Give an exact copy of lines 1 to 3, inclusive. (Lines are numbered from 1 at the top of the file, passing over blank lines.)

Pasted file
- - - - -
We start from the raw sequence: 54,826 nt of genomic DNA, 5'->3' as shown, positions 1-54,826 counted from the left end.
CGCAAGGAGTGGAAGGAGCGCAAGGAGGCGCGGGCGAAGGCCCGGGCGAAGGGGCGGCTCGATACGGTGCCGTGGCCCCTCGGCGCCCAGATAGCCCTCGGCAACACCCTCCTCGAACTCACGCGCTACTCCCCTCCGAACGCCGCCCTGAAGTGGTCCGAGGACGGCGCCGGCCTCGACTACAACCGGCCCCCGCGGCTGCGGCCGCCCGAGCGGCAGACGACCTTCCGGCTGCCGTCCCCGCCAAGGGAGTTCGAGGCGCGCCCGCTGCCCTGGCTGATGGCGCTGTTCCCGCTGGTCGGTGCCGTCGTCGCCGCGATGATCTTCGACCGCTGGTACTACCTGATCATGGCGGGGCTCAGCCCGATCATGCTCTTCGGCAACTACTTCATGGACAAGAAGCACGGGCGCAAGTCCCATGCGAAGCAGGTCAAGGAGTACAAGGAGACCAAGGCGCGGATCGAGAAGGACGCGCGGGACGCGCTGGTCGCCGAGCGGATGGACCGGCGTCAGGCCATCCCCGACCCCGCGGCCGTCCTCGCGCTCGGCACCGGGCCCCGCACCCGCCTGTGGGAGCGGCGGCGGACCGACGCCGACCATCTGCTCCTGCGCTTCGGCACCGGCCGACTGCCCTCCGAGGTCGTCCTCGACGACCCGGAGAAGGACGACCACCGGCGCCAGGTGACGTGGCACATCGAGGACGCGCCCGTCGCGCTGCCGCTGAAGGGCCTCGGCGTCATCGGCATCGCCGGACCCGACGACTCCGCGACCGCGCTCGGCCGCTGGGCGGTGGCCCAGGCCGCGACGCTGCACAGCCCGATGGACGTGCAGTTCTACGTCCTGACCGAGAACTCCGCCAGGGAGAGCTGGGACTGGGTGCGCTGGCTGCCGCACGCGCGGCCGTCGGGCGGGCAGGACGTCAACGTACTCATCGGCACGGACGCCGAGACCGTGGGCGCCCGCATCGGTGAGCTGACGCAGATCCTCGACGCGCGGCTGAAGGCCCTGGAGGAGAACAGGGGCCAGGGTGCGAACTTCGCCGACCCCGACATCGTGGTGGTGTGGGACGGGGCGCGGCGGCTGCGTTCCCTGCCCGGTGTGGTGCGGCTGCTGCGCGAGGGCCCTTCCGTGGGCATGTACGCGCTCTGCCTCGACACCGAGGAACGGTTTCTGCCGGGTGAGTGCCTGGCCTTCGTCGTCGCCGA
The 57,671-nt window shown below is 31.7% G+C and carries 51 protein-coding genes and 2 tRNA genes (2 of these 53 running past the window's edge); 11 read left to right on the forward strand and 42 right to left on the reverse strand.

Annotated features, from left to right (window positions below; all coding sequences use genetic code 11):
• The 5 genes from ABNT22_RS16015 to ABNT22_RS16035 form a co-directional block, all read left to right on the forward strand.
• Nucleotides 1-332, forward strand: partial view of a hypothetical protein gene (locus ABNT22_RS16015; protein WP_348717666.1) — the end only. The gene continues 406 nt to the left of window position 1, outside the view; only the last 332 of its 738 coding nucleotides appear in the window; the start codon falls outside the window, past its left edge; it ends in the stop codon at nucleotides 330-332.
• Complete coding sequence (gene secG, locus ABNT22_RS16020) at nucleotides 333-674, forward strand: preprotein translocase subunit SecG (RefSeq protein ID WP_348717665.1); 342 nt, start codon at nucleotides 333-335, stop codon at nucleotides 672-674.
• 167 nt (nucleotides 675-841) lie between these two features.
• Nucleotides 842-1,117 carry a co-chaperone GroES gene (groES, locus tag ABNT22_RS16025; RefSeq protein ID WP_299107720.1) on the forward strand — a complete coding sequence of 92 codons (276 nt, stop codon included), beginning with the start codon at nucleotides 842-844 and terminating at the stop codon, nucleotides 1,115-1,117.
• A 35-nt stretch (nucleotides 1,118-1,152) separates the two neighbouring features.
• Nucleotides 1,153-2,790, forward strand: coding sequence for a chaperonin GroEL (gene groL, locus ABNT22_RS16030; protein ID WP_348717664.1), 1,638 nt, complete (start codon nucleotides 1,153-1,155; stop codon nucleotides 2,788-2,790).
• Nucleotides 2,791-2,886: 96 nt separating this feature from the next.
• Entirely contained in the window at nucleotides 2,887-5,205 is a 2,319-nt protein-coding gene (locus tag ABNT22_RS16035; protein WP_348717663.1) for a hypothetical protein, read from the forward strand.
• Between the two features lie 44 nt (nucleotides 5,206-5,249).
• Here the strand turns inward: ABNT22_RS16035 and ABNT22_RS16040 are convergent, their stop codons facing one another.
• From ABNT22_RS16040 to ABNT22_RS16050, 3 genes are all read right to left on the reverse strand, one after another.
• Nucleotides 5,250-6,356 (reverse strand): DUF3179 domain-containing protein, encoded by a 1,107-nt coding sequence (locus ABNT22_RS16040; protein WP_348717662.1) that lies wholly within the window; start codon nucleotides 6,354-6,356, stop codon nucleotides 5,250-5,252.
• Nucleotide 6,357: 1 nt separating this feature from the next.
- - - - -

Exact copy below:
We start from the raw sequence: 54,826 nt of genomic DNA, 5'->3' as shown, positions 1-54,826 counted from the left end.
CGCAAGGAGTGGAAGGAGCGCAAGGAGGCGCGGGCGAAGGCCCGGGCGAAGGGGCGGCTCGATACGGTGCCGTGGCCCCTCGGCGCCCAGATAGCCCTCGGCAACACCCTCCTCGAACTCACGCGCTACTCCCCTCCGAACGCCGCCCTGAAGTGGTCCGAGGACGGCGCCGGCCTCGACTACAACCGGCCCCCGCGGCTGCGGCCGCCCGAGCGGCAGACGACCTTCCGGCTGCCGTCCCCGCCAAGGGAGTTCGAGGCGCGCCCGCTGCCCTGGCTGATGGCGCTGTTCCCGCTGGTCGGTGCCGTCGTCGCCGCGATGATCTTCGACCGCTGGTACTACCTGATCATGGCGGGGCTCAGCCCGATCATGCTCTTCGGCAACTACTTCATGGACAAGAAGCACGGGCGCAAGTCCCATGCGAAGCAGGTCAAGGAGTACAAGGAGACCAAGGCGCGGATCGAGAAGGACGCGCGGGACGCGCTGGTCGCCGAGCGGATGGACCGGCGTCAGGCCATCCCCGACCCCGCGGCCGTCCTCGCGCTCGGCACCGGGCCCCGCACCCGCCTGTGGGAGCGGCGGCGGACCGACGCCGACCATCTGCTCCTGCGCTTCGGCACCGGCCGACTGCCCTCCGAGGTCGTCCTCGACGACCCGGAGAAGGACGACCACCGGCGCCAGGTGACGTGGCACATCGAGGACGCGCCCGTCGCGCTGCCGCTGAAGGGCCTCGGCGTCATCGGCATCGCCGGACCCGACGACTCCGCGACCGCGCTCGGCCGCTGGGCGGTGGCCCAGGCCGCGACGCTGCACAGCCCGATGGACGTGCAGTTCTACGTCCTGACCGAGAACTCCGCCAGGGAGAGCTGGGACTGGGTGCGCTGGCTGCCGCACGCGCGGCCGTCGGGCGGGCAGGACGTCAACGTACTCATCGGCACGGACGCCGAGACCGTGGGCGCCCGCATCGGTGAGCTGACGCAGATCCTCGACGCGCGGCTGAAGGCCCTGGAGGAGAACAGGGGCCAGGGTGCGAACTTCGCCGACCCCGACATCGTGGTGGTGTGGGACGGGGCGCGGCGGCTGCGTTCCCTGCCCGGTGTGGTGCGGCTGCTGCGCGAGGGCCCTTCCGTGGGCATGTACGCGCTCTGCCTCGACACCGAGGAACGGTTTCTGCCGGGTGAGTGCCTGGCCTTCGTCGTCGCCGA
The 57,671-nt window shown below is 31.7% G+C and carries 51 protein-coding genes and 2 tRNA genes (2 of these 53 running past the window's edge); 11 read left to right on the forward strand and 42 right to left on the reverse strand.